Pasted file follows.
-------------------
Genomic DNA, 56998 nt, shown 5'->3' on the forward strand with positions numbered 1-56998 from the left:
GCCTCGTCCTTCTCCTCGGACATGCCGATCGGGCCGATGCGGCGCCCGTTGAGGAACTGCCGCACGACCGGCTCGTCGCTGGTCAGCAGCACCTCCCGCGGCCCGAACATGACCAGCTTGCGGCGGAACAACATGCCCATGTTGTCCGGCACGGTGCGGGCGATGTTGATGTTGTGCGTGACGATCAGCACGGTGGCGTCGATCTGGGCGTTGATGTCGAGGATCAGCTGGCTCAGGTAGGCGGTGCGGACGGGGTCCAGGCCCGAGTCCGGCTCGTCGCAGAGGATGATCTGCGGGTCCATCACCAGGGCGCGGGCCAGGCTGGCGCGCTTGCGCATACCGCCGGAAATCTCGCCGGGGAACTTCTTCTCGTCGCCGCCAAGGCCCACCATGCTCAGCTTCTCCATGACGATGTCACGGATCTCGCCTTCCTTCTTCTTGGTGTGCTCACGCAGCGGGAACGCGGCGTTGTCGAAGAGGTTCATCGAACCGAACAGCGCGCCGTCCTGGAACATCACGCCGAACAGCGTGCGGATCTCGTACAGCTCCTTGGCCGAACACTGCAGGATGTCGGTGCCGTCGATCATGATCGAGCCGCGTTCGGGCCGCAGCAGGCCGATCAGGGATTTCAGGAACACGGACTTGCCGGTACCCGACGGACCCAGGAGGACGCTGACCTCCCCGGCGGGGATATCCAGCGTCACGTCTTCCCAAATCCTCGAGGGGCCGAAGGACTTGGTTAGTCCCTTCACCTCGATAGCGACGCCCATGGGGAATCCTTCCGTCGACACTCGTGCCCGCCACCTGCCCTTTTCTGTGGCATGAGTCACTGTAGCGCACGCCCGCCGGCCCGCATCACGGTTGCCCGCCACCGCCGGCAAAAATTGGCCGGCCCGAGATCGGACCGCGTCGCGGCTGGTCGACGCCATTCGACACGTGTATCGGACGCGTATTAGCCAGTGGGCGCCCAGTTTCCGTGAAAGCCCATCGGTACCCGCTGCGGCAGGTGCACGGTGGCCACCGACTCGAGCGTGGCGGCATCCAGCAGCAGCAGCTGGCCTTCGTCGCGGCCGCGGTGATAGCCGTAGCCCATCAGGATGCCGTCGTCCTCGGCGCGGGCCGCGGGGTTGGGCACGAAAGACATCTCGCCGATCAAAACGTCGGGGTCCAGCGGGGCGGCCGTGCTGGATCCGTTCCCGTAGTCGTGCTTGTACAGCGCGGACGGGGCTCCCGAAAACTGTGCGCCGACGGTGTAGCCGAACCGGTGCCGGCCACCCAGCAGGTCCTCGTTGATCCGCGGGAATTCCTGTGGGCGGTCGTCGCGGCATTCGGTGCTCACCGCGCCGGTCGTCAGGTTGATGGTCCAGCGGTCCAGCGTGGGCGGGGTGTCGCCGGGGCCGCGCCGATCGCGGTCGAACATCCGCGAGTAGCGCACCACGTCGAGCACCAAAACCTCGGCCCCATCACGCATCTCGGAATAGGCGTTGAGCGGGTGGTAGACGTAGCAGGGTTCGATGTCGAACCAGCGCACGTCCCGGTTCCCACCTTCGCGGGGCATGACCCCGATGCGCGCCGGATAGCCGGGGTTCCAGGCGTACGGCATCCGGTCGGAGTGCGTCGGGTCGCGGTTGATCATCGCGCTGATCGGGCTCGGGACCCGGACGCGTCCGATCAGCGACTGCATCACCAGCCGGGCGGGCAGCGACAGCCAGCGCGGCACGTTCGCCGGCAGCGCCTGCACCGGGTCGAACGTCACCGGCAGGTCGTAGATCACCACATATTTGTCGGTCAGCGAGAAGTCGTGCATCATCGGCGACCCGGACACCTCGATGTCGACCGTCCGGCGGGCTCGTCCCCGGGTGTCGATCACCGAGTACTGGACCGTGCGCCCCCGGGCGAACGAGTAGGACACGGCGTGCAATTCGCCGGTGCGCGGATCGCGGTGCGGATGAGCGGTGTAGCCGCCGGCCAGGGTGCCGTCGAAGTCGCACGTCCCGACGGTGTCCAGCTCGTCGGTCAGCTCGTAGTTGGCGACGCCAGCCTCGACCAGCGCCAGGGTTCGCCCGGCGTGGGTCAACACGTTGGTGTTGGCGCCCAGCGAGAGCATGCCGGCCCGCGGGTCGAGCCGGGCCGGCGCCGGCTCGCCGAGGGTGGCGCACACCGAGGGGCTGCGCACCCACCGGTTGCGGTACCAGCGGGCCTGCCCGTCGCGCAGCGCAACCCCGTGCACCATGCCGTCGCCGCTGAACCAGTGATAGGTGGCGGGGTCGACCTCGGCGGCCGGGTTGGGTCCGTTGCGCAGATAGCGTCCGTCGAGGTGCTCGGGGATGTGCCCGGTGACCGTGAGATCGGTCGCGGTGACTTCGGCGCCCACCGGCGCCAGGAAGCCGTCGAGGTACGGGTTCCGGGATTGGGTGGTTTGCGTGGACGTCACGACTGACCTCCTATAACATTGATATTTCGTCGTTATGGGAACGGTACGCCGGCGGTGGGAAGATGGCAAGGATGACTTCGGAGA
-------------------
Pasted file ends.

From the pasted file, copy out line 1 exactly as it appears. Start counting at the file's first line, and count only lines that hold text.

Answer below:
Genomic DNA, 56998 nt, shown 5'->3' on the forward strand with positions numbered 1-56998 from the left: